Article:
Homeless Hotspots

Ivan Schneider, Writer, specializing in financial technology | 3/15/2012 | 25 comments

Ivan Schneider
With all the big things happening in mobile and interactive technology, who would have guessed that the biggest buzz at this year's South by Southwest (SXSW) would be jobs for the homeless? Marketing company BBH Labs captured the attention of the conference with the Homeless Hotspot. In a "charitable experiment," homeless people carrying MiFi wireless devices while wearing "I'M [NAME], A 4G HOTSPOT" t-shirts were deployed outside the SXSW conference to sell Internet access, $2 for 15 minutes.

Some call it exploitative, others ingenious. I call it half-baked.

When I buy Girl Scout cookies, the cookies are secondary. Similarly, when I pay $1 for the weekly edition of "Real Change News" from one of Seattle's homeless, it's not because I'm having trouble finding information and opinions about grass-roots social activism. In both cases, the purchase is motivated by support for the cause rather than a compelling need for the product offered.

By contrast, when I rent Internet access, it's a purchase based on real wants and needs with no immediate or viable alternatives.

If the wireless carriers were able to maintain sufficient levels of investment in telecom infrastructure, perhaps I wouldn't have as much trouble getting a strong signal on my mobile phone in a crowd. Or, if municipalities did a better job at bathing our cities and towns in glorious and free WiFi, we'd all be able to take advantage of fast, inexpensive networks without having to connect to a cellular tower. These are problems to be solved by additional investment in wireless infrastructure and forceful advocacy of open and public Internet access by municipalities, not through stopgap solutions involving a transient workforce.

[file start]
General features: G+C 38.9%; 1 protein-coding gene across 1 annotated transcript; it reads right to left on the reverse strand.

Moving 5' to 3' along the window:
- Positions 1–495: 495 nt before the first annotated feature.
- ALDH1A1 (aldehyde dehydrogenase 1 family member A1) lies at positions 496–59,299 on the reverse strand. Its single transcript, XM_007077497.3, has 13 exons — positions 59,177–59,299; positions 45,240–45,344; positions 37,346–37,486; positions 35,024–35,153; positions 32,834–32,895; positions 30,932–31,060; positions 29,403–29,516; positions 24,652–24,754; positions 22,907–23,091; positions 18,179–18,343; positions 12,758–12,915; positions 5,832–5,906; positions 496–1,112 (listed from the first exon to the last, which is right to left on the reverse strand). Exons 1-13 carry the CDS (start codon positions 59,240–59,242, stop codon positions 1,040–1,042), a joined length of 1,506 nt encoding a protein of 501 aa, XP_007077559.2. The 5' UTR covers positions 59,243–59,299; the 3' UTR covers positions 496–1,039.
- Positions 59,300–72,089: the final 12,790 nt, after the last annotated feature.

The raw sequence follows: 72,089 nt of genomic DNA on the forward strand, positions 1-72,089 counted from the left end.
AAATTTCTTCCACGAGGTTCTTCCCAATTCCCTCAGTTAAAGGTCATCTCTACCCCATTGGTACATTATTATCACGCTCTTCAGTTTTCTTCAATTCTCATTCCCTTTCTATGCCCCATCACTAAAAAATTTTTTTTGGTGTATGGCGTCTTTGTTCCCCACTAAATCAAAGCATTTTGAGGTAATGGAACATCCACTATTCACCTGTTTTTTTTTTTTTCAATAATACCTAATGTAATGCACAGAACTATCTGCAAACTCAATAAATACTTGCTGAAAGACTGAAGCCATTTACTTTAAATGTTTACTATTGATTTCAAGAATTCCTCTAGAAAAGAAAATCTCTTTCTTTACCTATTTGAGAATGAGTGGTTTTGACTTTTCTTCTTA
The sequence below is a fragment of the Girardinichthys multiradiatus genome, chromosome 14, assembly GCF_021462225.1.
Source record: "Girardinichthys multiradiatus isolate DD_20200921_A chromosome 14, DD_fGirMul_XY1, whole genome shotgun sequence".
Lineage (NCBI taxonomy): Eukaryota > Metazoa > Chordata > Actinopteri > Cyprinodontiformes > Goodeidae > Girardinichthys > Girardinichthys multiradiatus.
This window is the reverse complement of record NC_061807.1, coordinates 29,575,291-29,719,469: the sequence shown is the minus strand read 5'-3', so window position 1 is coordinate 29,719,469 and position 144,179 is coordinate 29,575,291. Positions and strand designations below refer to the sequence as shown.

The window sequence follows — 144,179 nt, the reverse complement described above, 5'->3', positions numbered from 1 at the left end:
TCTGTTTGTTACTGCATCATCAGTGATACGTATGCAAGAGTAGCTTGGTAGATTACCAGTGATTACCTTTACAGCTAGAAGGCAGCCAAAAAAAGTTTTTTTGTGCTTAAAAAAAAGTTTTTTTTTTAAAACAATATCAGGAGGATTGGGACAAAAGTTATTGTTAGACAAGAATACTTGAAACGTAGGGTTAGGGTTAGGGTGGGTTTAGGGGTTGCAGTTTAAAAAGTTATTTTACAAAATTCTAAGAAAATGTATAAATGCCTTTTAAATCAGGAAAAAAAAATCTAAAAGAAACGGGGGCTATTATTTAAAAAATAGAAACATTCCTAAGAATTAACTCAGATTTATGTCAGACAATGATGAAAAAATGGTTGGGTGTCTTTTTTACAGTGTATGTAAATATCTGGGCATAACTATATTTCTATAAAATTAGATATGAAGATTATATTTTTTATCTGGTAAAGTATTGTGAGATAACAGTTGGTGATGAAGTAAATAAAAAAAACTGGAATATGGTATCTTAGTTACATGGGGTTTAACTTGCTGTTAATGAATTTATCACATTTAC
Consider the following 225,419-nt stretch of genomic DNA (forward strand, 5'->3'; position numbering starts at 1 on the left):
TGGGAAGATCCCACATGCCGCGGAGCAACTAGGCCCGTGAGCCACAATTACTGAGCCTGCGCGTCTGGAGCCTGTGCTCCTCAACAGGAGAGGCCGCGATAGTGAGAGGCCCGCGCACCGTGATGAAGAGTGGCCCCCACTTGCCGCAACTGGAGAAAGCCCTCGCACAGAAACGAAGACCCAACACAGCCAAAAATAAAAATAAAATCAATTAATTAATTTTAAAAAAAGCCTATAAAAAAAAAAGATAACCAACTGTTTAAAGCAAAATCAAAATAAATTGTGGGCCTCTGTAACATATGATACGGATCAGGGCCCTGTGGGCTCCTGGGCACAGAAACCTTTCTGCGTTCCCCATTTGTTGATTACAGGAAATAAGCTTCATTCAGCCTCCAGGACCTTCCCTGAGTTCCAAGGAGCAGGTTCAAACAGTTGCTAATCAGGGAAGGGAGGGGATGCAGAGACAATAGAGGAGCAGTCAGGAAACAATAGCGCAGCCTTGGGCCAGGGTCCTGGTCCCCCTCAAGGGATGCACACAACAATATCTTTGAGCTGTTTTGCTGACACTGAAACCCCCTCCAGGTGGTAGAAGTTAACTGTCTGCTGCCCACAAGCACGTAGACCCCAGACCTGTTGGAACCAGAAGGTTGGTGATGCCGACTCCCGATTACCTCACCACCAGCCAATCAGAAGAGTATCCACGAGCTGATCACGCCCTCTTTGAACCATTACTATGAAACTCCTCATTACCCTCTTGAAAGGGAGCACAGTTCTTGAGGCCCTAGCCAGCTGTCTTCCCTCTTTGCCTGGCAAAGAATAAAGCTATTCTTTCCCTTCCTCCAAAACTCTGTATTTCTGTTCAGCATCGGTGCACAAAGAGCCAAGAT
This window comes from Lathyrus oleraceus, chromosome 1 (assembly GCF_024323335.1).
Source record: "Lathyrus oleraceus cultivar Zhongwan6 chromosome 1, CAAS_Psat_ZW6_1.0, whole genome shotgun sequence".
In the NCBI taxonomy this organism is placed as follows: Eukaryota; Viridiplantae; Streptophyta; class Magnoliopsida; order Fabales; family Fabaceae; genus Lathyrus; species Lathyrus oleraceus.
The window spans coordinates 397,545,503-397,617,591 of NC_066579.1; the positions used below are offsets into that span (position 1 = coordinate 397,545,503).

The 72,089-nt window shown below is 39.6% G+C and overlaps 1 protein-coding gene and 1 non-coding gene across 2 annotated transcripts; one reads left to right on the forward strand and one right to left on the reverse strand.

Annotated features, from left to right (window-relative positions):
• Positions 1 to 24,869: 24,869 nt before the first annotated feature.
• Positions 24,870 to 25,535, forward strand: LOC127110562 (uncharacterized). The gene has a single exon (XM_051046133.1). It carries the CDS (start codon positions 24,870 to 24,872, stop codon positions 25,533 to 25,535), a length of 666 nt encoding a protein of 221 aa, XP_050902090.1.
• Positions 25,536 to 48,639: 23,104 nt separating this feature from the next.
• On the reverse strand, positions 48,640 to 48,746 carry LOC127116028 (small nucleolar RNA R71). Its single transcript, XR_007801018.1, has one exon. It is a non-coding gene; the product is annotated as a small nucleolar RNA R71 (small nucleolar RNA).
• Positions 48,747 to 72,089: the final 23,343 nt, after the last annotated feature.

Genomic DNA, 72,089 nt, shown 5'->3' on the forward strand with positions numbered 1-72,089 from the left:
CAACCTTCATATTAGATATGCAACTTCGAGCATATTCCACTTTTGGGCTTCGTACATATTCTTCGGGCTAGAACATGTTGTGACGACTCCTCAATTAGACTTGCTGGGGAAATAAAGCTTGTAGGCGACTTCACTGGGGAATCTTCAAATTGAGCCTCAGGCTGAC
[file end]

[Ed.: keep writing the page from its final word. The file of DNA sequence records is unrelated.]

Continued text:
The key purchase criteria for Internet access include security, convenience, and reliability, as well as price. I need to trust that the brand I'm using as a hotspot has implemented basic security protocols on its routers. I want as few barriers to access as possible, leading to a fast connection that won't drop unexpectedly. Finally, I want a good price, preferably free. Unfortunately, I don't see how Homeless Hotspots adequately satisfies these purchase criteria.

The biggest problem with the idea would be security exploits made possible through this kind of network. Suppose an adversary "borrows" the MiFi router and then hacks the password or swaps out the device for a compromised replacement. The adversary could then eavesdrop on your message traffic. Any network based on routers carried or managed by individuals could be subject to this type of attack. While it's possible for an insider or intruder to hack a Starbucks router, I'd rather take my chances with the baristas.

There's also the practical matter of whether you can count on having access at a certain location before you leave home, or whether your hotspot provider wouldn't decide to jump on a bus to escape the cold rather than sit around waiting for you to finish your 15-minute session. These are quality-of-service questions that don't come up when you're supporting a cause financially, but are paramount when you're buying something that you use for business.

Technology holds great promise for homeless people and their families. For example, we might imagine mobile social networks that connect people in need to available social services, whether medical treatment, mental health care, job training, or job opportunities. Technology can also support greater transparency in charitable giving, such that we can have better visibility into the outcomes from our contributions and therefore channel funds more effectively.

While the BBH Labs initiative may have done the country a service by starting a broader conversation about homelessness, I don't see Homeless Hotspots as an imitation-worthy business model. In general, I'd rather give a charitable contribution with no strings attached than depend upon a charity for a service or product that I rely upon.

In any event, based on the inherent limitations of the deployment model compounded by the fast-moving nature of wireless technology, I wouldn't count on seeing growth of the "Squee-G" wireless network anytime soon.

View Comments: Newest First | Oldest First | Threaded View
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Susan Fourtané   Homeless Hotspots   3/17/2012 4:40:09 AM
Re: Squee G Network